Examining the Crisis: Victories, whatever their cause, need to be acknowledged, and forcing the resignation of a Catholic bishop is no small accomplishment.
Between July 2013 and June 2014, the church spent $119 million on costs related to sex abuse allegations and $31 million on protective efforts, the report also shows.
Free from prison and living under house arrest since a December 2013 court ruling, Msgr. William Lynn's freedom appeared to be in jeopardy again.
The case of the former secretary for clergy of the Philadelphia archdiocese, the highest-ranking church official in the archdiocese convicted of a crime connected to the clergy sexual abuse crisis, took a dramatic turn Monday when the Pennsylvania Supreme Court overturned a lower court's ruling that had released him on bail.
When Bishop Nicholas DiMarzio of Brooklyn celebrated a Mass of Hope and Healing for survivors of sexual abuse by the clergy, the mood was pensive.
After all, this had not been done before in this diocese. It was difficult to judge what the reactions would be.
The liturgy was celebrated the evening of April 15 at St. James Cathedral-Basilica in downtown Brooklyn with more than 100 people in the congregation.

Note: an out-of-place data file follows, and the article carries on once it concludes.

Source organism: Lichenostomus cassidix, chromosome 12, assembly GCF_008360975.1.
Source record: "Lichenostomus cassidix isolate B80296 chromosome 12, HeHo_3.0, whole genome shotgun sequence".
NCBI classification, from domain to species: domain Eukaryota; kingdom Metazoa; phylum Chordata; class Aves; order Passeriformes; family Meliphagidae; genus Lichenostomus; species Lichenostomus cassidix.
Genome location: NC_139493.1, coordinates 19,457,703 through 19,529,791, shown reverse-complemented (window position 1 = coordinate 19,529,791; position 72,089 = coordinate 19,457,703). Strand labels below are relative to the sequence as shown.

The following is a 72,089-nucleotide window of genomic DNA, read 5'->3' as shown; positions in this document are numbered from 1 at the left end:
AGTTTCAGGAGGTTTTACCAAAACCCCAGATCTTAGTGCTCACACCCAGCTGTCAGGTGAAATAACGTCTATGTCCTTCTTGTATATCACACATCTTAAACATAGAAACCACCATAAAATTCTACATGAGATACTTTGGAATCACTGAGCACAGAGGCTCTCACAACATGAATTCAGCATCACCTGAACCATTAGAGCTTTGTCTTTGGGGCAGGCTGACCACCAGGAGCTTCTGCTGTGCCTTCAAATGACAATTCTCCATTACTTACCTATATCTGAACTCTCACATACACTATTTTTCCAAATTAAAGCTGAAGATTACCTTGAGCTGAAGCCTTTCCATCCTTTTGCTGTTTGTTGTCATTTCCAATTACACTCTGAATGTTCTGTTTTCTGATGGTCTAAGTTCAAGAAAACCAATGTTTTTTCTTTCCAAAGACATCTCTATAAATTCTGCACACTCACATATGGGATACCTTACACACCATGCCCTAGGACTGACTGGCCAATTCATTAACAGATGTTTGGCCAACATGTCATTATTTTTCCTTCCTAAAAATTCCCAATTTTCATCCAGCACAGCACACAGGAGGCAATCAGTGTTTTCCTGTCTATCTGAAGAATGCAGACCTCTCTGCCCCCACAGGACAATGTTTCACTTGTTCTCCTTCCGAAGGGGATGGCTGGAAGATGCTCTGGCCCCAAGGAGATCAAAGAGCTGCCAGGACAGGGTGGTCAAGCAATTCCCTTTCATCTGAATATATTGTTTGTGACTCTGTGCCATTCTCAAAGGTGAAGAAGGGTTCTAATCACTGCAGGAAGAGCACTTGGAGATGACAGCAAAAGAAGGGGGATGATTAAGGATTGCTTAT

The bishop was joined in the procession by Auxiliary Bishops Raymond Chappetto and Octavio Cisneros, 57 priests and 10 deacons.
When news broke of Bishop Robert Finn's resignation, the primary question was: Did he step down on his own, or was he forced out?
Book review: Potiphar's Wife enhanced my understanding of the complex and often arcane role played by canon law in the abuse crisis.
Emotions ran high among Catholics in the Kansas City-St. Joseph, Mo., diocese as word spread that Bishop Robert Finn had resigned early Tuesday.
U.S. Bishop Robert Finn, the Catholic prelate who became a symbol internationally of the church’s failures in addressing the sexual abuse crisis, has resigned.
The cardinals advising Pope Francis on reforming the Curia have discussed the issue of accountability for Catholic bishops who mishandle cases of clergy sexual abuse.
Members of the Vatican commission on clergy sexual abuse say Cardinal Sean O'Malley made them feel heard in their concerns about a controversial Chilean bishop.